The Internet is replete with home videos of teenagers dancing, goofing around, and delivering grand soliloquys on such subjects as school, peer pressure, boys and girls, and even the state of the union.

But with the wider emergence of YouTube and the mobile Web in recent years, teenagers have been posting and sharing some unhealthy behaviors. In so-called "thinspiration" videos, teenagers coach others in the ways of anorexia nervosa and bulimia, offering tips on vomiting as well as weight-loss encouragement. And a new study from Switzerland shows that 22 percent of teenagers, mostly girls, are posting sexually explicit photos and videos of themselves online, in mostly a bid for attention and self-esteem researchers say.

Now, the "Cinnamon Challenge" is gaining more attention from grownups with a write-up in May's issue of the journal Pediatrics, warning of potential long-term health risks to the fad, aside from an immediate risk of aspiration. In the challenge, an adolescent or teenager attempts to swallow a spoonful of cinnamon, invariably coughing and choking for the amusement of the audience.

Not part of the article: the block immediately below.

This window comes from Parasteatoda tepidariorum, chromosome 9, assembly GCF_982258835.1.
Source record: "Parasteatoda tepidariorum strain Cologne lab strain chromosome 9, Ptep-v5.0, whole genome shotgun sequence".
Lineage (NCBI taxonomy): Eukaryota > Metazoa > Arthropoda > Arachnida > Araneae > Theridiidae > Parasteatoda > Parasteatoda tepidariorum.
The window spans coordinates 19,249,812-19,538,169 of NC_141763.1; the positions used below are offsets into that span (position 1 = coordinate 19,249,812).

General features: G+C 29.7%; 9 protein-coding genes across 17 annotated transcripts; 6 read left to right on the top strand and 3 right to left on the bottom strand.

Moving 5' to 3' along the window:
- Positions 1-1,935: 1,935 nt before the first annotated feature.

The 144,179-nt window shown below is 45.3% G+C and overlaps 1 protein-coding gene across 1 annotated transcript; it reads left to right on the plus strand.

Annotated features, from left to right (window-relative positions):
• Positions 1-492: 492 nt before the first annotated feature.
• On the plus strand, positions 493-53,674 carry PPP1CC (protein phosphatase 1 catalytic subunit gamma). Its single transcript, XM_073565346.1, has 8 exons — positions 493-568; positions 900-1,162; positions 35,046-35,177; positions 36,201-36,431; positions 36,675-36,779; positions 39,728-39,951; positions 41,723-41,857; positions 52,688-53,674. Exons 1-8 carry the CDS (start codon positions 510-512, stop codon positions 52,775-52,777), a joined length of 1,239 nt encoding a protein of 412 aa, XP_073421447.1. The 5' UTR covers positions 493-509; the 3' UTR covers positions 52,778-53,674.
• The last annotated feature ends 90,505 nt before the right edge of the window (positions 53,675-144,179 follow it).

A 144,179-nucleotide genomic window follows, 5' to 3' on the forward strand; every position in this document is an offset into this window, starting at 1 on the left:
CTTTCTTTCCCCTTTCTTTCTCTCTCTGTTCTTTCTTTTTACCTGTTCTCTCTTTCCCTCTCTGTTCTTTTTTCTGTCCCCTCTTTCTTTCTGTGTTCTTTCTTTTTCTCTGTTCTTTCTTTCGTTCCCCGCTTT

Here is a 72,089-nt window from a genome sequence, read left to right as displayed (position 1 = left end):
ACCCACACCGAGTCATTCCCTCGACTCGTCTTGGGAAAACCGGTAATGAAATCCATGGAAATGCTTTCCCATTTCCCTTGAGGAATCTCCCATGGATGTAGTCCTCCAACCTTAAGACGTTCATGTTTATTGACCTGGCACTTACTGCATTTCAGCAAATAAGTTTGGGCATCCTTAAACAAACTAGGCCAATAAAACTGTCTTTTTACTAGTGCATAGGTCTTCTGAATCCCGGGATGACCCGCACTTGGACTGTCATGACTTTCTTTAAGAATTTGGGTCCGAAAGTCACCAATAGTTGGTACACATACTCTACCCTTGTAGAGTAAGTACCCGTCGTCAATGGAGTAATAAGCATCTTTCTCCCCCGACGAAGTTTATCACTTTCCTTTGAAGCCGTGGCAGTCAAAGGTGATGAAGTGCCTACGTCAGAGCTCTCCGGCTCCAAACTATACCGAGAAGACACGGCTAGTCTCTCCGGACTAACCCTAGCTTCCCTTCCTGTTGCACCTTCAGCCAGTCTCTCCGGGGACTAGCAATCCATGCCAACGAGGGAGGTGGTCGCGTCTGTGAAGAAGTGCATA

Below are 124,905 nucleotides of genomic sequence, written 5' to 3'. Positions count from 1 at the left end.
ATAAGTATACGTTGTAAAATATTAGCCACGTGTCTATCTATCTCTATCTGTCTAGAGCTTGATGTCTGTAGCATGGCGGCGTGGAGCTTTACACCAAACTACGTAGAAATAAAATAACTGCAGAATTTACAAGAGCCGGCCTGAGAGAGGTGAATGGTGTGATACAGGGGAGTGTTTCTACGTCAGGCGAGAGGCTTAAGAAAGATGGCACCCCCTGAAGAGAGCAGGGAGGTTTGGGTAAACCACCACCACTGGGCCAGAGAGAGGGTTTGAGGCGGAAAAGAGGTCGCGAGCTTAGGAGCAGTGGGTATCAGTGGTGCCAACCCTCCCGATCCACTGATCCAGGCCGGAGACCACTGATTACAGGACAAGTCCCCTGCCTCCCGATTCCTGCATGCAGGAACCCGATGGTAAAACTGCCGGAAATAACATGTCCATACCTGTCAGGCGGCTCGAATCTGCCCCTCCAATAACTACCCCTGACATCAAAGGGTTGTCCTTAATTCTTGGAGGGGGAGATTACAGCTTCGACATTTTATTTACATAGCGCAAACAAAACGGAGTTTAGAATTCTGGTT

"Typically, a video reveals a group of adolescents watching as someone taking the challenge begins coughing and choking when the spice triggers a severe gag reflex in response to a caustic sensation in the mouth and throat," said Amelia Grant-Alfieri, a pediatrics researcher at the University of Miami.

Though harmless when used to spice food, cinnamon can be dangerous when ingested in large quantities. The spice is comprised of cellulose fibers that neither dissolve nor biodegrade if aspirated into the lungs. Although researchers have conducted no human studies, several animal studies show that intratracheal exposure to the spice may cause granulomata, interstitial fibrosis, alveolar histiocytosis, alveolar lip proteinosis, and alveolar cell hyperplasia.

Kids with broncho-pulmonary diseases, such as asthma, may be particularly susceptible to injury, the researchers said. The cinnamon challenge has brought at least 30 to the emergency room in recent years with poison control centers in the United States receiving 51 cinnamon-related calls in 2011 and 178 during the first half of last year.

"Given the allure of social media, peer pressure, and a trendy new fad, pediatricians and parents have a 'challenge' of their own in counseling tweens and teens regarding the sensibilities of the choices they make and the potential health risks of this dare," the study authors wrote.

The study received support by the US Department of Health and Human Services, the National Center for Toxicological Research, the L. Coulter Foundation, the Batchelor Foundation, and the National Institutes of Health.